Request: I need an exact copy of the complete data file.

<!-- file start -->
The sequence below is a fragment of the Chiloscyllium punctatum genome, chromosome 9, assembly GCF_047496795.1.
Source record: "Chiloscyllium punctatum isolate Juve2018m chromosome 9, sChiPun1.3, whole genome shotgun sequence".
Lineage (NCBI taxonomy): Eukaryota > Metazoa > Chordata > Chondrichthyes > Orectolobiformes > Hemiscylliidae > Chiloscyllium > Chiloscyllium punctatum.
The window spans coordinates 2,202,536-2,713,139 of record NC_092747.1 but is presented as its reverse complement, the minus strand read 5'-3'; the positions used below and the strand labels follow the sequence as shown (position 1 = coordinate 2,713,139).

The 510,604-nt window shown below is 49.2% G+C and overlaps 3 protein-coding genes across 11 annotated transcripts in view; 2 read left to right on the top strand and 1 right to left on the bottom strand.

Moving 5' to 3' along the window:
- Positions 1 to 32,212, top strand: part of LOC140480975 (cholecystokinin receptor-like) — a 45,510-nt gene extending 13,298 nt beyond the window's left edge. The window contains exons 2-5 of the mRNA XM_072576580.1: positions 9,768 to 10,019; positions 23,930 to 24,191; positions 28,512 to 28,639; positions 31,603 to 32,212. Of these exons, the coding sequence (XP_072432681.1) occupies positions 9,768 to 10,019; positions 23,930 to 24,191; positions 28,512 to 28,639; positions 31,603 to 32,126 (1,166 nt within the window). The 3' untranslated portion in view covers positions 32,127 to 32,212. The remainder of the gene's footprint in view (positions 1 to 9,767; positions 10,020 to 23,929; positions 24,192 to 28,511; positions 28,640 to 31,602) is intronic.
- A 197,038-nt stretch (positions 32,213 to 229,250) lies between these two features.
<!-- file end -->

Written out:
The sequence below is a fragment of the Chiloscyllium punctatum genome, chromosome 9, assembly GCF_047496795.1.
Source record: "Chiloscyllium punctatum isolate Juve2018m chromosome 9, sChiPun1.3, whole genome shotgun sequence".
Lineage (NCBI taxonomy): Eukaryota > Metazoa > Chordata > Chondrichthyes > Orectolobiformes > Hemiscylliidae > Chiloscyllium > Chiloscyllium punctatum.
The window spans coordinates 2,202,536-2,713,139 of record NC_092747.1 but is presented as its reverse complement, the minus strand read 5'-3'; the positions used below and the strand labels follow the sequence as shown (position 1 = coordinate 2,713,139).

The 510,604-nt window shown below is 49.2% G+C and overlaps 3 protein-coding genes across 11 annotated transcripts in view; 2 read left to right on the top strand and 1 right to left on the bottom strand.

Moving 5' to 3' along the window:
- Positions 1 to 32,212, top strand: part of LOC140480975 (cholecystokinin receptor-like) — a 45,510-nt gene extending 13,298 nt beyond the window's left edge. The window contains exons 2-5 of the mRNA XM_072576580.1: positions 9,768 to 10,019; positions 23,930 to 24,191; positions 28,512 to 28,639; positions 31,603 to 32,212. Of these exons, the coding sequence (XP_072432681.1) occupies positions 9,768 to 10,019; positions 23,930 to 24,191; positions 28,512 to 28,639; positions 31,603 to 32,126 (1,166 nt within the window). The 3' untranslated portion in view covers positions 32,127 to 32,212. The remainder of the gene's footprint in view (positions 1 to 9,767; positions 10,020 to 23,929; positions 24,192 to 28,511; positions 28,640 to 31,602) is intronic.
- A 197,038-nt stretch (positions 32,213 to 229,250) lies between these two features.